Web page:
the so-called Fourteenth amendment did not "create"
federal citizenship. It could never have "created" it,
because federal citizenship already existed, beginning
Another subtlety here is that, being federal municipal law
which created a second class of citizens domiciled in D.C.,
the 1866 Civil Rights Act could never have extended
State Citizenship to blacks, because D.C. has never
joined the Union, and it can not join the Union as long
as the federal government has exclusive jurisdiction
there. Again, a constitutional amendment would be
required to allow D.C. to join the Union as another
Union State on an equal footing with all other States.
Another way of proving that this Act created a second
class of citizens is to confirm a second privileges
and immunities clause in the so-called 14th amendment
(lower-case "p" and lower-case "i").
If blacks had been given State Citizenship, first and
foremost, they would automatically have acquired protection
under the organic Privileges and Immunities Clause at 4:2:1
(UPPER-CASE "P" and UPPER-CASE "I"), which had already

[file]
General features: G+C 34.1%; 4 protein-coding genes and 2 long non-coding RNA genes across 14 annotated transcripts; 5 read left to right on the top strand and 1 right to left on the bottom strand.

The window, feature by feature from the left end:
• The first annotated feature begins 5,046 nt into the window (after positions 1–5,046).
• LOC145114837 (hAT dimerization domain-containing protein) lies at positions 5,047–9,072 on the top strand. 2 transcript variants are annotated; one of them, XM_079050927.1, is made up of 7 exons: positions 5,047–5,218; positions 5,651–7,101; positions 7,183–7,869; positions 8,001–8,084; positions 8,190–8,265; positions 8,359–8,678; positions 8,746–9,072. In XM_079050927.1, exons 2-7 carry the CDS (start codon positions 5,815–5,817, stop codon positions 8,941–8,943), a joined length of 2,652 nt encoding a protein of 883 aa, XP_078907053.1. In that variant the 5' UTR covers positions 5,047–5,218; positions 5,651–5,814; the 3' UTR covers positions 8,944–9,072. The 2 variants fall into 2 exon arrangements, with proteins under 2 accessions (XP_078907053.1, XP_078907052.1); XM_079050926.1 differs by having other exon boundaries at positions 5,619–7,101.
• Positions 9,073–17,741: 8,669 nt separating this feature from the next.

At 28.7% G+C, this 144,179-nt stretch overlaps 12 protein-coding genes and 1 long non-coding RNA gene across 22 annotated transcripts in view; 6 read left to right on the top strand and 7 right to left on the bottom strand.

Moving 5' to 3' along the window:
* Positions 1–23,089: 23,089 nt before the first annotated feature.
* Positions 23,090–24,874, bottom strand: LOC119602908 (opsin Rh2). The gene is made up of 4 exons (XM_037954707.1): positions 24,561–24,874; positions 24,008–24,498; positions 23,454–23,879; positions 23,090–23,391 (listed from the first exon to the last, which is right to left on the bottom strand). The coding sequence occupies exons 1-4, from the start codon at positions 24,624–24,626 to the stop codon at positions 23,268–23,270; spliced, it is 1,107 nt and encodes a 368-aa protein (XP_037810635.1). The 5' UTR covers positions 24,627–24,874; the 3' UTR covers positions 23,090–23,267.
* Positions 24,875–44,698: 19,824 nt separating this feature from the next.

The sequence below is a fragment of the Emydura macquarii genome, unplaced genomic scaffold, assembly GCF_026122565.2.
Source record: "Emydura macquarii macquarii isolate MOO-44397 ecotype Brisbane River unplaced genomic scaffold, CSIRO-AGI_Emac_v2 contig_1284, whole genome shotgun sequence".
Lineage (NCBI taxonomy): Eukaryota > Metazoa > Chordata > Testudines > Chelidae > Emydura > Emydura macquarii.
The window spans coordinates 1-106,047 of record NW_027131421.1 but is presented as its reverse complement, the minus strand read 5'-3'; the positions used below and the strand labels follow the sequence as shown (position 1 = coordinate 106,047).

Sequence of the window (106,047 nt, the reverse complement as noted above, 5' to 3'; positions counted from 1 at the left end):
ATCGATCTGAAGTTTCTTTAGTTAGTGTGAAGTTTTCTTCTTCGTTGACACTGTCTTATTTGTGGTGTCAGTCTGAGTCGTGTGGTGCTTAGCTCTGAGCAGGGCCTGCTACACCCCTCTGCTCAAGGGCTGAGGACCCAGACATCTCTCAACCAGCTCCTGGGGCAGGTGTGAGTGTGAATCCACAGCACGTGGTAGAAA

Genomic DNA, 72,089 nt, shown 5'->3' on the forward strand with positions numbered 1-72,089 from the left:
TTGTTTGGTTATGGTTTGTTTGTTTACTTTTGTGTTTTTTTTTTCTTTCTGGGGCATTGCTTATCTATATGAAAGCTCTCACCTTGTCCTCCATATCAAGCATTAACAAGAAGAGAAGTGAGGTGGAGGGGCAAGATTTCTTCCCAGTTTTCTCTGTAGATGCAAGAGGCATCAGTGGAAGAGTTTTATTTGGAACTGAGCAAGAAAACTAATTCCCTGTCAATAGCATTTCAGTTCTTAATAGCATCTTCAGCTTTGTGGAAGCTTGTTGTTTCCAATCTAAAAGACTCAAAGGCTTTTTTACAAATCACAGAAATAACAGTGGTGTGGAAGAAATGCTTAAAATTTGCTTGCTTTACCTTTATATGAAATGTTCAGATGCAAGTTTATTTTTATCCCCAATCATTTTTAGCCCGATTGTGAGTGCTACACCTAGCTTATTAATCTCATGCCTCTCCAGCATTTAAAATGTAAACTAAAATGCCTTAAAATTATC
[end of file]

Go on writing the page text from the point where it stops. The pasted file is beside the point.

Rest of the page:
protected all State Citizens beginning on June 21, 1788 A.D.
-- the day the U.S. Constitution first became Law --
and continuing right up to the present time.
In summary, then, Congress chose to create a second class of
citizens for newly freed blacks, rather than to propose
a simpler amendment. A simpler amendment would have solved
the problem created by the Dred Scott decision, i.e.
by extending State Citizenship to blacks as well as whites
without all the extra baggage that was later introduced
by the so-called 14th amendment, and without foisting
on America legislation which has generated an immense
amount of litigation due to its lack of clarity and now
obvious ambiguities (e.g. "United States" has 3 meanings
in law, all different).
Unfortunately, the language which Congress did choose has
also created an immense amount of confusion and controversy,
because the term "citizens of the United States" sounds
exactly the same as the first class of State Citizens,